Starter Sisters

Paksiw sa tepache

Asim or sourness, as Filipino food writer and historian Doreen G. Fernandez puts it, is a “preferred Filipino flavor.” Paksiw, which simmers food in vinegar, is just one of the varied sour cooking methods we have.

Another technique that harnesses acidity is kilaw, where one marinates cuts of fresh seafood in vinegar to “cook” them. There’s also sinigang where one uses fruits like kamias, batuan, sampalok, and bayabas, as milder souring agents, while adobo relies on the acidity of the vinegar as part of the savory, aromatic pickling equation, with soy sauce only a later addition.

Yeah, but tepache?

Sounds weird, right? But to be honest when I find myself unable to drink fermented beverages like tepache and kombucha as fast as I make them and they get more sour over time, immediately my vinegar-braised subconscious goes to how I could use them as vinegar substitutes, whether in salad dressings or savory ulam. Thus this paksiw recipe.

I guess it makes sense to use tepache because the drink is based on pineapple, and we have vinegars made with this fruit. In this recipe, I mix half of the tepache with the vinegar braising liquid, and use it to finish the dish to preserve the mild fruitiness and make sure it does not get cooked out. While this recipe uses spiced coconut vinegar, you can use other local vinegars or even apple cider vinegar. Just taste and adjust the acidity to your preference.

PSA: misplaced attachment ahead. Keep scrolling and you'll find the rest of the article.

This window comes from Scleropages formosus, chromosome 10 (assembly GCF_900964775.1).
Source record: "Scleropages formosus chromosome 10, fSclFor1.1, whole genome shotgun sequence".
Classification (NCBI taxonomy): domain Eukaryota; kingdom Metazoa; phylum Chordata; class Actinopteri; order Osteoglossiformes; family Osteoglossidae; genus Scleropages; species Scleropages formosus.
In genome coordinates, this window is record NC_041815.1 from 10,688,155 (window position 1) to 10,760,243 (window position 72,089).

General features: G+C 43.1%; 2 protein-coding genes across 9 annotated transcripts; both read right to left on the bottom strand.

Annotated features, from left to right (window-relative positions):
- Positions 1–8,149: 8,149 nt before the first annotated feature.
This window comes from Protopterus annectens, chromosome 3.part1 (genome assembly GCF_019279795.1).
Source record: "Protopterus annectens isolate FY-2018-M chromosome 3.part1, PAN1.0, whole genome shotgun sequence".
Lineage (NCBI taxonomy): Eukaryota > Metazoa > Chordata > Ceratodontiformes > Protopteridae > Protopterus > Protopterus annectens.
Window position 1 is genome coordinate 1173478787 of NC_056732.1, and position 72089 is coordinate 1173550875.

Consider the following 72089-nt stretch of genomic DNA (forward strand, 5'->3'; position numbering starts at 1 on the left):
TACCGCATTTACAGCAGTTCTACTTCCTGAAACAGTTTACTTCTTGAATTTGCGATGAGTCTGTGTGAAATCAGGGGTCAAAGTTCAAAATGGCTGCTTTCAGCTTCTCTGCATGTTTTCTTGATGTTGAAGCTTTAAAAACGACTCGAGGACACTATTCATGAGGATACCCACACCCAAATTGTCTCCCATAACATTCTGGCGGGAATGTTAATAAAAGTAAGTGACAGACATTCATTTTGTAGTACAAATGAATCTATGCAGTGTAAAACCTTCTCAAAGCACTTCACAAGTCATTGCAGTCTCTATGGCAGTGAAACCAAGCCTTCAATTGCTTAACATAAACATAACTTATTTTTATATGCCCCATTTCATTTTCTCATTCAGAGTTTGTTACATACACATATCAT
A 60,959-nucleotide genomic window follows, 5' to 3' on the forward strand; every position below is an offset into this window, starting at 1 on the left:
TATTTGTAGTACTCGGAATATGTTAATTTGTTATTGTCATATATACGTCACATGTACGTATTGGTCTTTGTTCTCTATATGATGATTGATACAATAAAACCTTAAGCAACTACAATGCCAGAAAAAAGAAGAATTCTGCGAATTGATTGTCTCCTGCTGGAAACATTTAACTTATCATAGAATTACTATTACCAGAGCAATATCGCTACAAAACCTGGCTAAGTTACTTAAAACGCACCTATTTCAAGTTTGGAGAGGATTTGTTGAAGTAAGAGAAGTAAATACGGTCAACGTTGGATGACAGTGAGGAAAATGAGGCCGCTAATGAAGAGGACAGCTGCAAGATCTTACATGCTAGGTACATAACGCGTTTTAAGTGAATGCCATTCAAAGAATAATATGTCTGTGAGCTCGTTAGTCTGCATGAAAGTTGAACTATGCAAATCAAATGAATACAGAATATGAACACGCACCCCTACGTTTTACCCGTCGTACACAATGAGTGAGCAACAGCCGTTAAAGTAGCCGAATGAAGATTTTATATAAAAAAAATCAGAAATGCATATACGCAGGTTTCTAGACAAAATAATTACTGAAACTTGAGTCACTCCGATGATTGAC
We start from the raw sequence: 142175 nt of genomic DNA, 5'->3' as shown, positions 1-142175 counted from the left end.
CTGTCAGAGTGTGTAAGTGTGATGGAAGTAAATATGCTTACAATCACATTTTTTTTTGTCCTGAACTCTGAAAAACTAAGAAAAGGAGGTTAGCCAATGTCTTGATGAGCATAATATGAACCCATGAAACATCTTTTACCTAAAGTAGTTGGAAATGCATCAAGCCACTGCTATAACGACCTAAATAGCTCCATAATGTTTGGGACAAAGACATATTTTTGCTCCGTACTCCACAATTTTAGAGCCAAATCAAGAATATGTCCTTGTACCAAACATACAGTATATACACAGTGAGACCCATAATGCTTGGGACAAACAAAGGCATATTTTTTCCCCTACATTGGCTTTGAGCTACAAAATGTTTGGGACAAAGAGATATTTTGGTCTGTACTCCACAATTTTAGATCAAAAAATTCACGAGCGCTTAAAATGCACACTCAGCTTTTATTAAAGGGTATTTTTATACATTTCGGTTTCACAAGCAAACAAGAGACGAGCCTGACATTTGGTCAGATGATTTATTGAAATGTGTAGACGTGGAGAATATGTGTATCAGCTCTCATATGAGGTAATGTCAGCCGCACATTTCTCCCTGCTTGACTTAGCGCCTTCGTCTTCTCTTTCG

Veganizing paksiw

I love paksiw. It’s one of the simplest foods around and takes very little to prepare. It’s also one of the few Pinoy ulam I really missed when I went plant based because it is typically made with fish.

For this vegan version, I used firm tofu and oyster mushrooms as my meat substitute, and took inspiration from the popular versions in the north and the Visayan inun-unan, by adding ginger, eggplant, ampalaya, and siling haba. Dried seaweed like wakame or nori adds the seafood flavor.



  1. Place onion, ginger, garlic, siling haba, seaweed, and bay leaves at the bottom of the pot or saucepan.
  2. Layer the eggplant, mushrooms, and tofu pieces on top of the aromatics then add the water, vinegar, and half of the tepache. Let this boil then cover and bring to a simmer for 15 minutes or until the eggplant is soft.
  3. Finish with the remaining quarter cup of tepache, add salt and pepper to taste, then let it simmer for 1 to 2 minutes. Serve hot with rice.

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